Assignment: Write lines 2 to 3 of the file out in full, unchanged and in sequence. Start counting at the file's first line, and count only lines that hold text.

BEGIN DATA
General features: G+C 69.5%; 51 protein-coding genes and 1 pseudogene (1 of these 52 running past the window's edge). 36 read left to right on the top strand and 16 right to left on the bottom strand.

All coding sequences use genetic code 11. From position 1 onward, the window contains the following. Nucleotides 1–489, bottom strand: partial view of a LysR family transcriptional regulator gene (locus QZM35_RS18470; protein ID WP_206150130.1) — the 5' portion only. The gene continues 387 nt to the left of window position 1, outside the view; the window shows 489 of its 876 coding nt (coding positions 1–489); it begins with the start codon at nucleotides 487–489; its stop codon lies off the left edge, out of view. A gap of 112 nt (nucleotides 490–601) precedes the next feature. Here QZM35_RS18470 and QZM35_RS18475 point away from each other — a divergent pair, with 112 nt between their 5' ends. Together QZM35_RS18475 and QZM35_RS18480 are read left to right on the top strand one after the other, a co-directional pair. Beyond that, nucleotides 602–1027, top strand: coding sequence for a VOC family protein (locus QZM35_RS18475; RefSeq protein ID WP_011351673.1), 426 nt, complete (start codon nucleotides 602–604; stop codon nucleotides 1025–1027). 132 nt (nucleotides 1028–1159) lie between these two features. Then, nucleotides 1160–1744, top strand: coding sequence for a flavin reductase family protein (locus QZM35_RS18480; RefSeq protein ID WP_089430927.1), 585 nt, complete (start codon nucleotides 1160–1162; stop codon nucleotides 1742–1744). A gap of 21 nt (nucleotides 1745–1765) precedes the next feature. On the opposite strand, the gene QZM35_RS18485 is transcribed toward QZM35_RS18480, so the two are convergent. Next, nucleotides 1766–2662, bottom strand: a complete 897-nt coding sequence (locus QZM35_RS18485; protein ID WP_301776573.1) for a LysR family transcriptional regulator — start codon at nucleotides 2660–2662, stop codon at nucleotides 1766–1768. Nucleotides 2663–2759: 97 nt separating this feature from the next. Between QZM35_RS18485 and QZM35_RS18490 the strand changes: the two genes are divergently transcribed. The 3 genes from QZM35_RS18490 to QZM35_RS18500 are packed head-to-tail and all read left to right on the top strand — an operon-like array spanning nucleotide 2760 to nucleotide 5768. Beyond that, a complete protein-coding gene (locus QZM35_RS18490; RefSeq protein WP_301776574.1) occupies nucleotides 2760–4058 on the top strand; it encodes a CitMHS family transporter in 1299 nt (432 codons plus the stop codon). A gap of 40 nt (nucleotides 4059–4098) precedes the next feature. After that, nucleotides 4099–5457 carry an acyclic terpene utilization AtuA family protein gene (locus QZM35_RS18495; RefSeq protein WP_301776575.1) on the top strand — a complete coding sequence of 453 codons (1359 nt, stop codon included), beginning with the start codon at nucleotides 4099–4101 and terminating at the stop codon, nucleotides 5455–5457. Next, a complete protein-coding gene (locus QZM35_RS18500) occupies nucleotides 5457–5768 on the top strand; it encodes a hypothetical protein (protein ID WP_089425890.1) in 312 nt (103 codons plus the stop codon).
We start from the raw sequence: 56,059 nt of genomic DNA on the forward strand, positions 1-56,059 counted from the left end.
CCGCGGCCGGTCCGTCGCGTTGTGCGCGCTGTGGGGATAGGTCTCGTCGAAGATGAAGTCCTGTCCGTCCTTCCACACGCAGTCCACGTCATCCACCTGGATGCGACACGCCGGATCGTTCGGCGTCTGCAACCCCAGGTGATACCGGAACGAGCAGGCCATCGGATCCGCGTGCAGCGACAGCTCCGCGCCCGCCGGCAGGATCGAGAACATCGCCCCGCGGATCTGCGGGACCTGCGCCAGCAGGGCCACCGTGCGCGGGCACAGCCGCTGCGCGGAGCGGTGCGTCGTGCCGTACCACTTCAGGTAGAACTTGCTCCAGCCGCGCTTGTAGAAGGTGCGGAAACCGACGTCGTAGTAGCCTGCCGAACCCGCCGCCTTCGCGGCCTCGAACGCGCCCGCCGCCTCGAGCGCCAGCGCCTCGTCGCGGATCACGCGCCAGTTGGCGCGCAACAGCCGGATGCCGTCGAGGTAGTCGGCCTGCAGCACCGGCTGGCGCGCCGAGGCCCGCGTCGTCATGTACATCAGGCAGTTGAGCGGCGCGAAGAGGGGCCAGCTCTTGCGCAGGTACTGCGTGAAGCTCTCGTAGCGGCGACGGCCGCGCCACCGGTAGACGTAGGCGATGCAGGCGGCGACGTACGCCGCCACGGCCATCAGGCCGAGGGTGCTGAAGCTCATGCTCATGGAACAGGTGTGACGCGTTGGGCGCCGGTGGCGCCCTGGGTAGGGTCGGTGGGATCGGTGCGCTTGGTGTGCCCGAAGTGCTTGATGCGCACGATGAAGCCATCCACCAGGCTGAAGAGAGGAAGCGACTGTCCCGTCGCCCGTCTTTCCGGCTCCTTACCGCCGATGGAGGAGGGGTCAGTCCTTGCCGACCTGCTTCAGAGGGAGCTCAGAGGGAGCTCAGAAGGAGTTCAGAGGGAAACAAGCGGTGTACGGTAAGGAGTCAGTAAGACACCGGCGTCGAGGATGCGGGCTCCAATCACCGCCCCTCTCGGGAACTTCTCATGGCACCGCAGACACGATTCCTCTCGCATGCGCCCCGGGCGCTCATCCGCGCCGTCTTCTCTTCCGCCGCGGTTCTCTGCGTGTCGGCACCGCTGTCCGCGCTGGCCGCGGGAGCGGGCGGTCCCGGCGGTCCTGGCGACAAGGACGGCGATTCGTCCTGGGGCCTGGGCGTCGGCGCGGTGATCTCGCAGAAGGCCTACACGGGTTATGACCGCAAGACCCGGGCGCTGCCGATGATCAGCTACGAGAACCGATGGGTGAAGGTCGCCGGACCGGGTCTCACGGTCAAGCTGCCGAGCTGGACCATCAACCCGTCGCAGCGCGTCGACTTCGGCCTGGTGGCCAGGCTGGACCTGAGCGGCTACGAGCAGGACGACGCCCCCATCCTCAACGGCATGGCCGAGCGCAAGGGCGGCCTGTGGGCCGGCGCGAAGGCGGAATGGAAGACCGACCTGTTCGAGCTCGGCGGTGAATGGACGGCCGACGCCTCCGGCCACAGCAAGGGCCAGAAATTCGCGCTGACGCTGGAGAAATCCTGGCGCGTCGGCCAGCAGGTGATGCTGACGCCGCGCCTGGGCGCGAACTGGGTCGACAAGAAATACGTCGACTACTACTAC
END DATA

All coding sequences use genetic code 11. From position 1 onward, the window contains the following. Nucleotides 1–489, bottom strand: partial view of a LysR family transcriptional regulator gene (locus QZM35_RS18470; protein ID WP_206150130.1) — the 5' portion only. The gene continues 387 nt to the left of window position 1, outside the view; the window shows 489 of its 876 coding nt (coding positions 1–489); it begins with the start codon at nucleotides 487–489; its stop codon lies off the left edge, out of view. A gap of 112 nt (nucleotides 490–601) precedes the next feature. Here QZM35_RS18470 and QZM35_RS18475 point away from each other — a divergent pair, with 112 nt between their 5' ends. Together QZM35_RS18475 and QZM35_RS18480 are read left to right on the top strand one after the other, a co-directional pair. Beyond that, nucleotides 602–1027, top strand: coding sequence for a VOC family protein (locus QZM35_RS18475; RefSeq protein ID WP_011351673.1), 426 nt, complete (start codon nucleotides 602–604; stop codon nucleotides 1025–1027). 132 nt (nucleotides 1028–1159) lie between these two features. Then, nucleotides 1160–1744, top strand: coding sequence for a flavin reductase family protein (locus QZM35_RS18480; RefSeq protein ID WP_089430927.1), 585 nt, complete (start codon nucleotides 1160–1162; stop codon nucleotides 1742–1744). A gap of 21 nt (nucleotides 1745–1765) precedes the next feature. On the opposite strand, the gene QZM35_RS18485 is transcribed toward QZM35_RS18480, so the two are convergent. Next, nucleotides 1766–2662, bottom strand: a complete 897-nt coding sequence (locus QZM35_RS18485; protein ID WP_301776573.1) for a LysR family transcriptional regulator — start codon at nucleotides 2660–2662, stop codon at nucleotides 1766–1768. Nucleotides 2663–2759: 97 nt separating this feature from the next. Between QZM35_RS18485 and QZM35_RS18490 the strand changes: the two genes are divergently transcribed. The 3 genes from QZM35_RS18490 to QZM35_RS18500 are packed head-to-tail and all read left to right on the top strand — an operon-like array spanning nucleotide 2760 to nucleotide 5768. Beyond that, a complete protein-coding gene (locus QZM35_RS18490; RefSeq protein WP_301776574.1) occupies nucleotides 2760–4058 on the top strand; it encodes a CitMHS family transporter in 1299 nt (432 codons plus the stop codon). A gap of 40 nt (nucleotides 4059–4098) precedes the next feature. After that, nucleotides 4099–5457 carry an acyclic terpene utilization AtuA family protein gene (locus QZM35_RS18495; RefSeq protein WP_301776575.1) on the top strand — a complete coding sequence of 453 codons (1359 nt, stop codon included), beginning with the start codon at nucleotides 4099–4101 and terminating at the stop codon, nucleotides 5455–5457. Next, a complete protein-coding gene (locus QZM35_RS18500) occupies nucleotides 5457–5768 on the top strand; it encodes a hypothetical protein (protein ID WP_089425890.1) in 312 nt (103 codons plus the stop codon).
We start from the raw sequence: 56,059 nt of genomic DNA on the forward strand, positions 1-56,059 counted from the left end.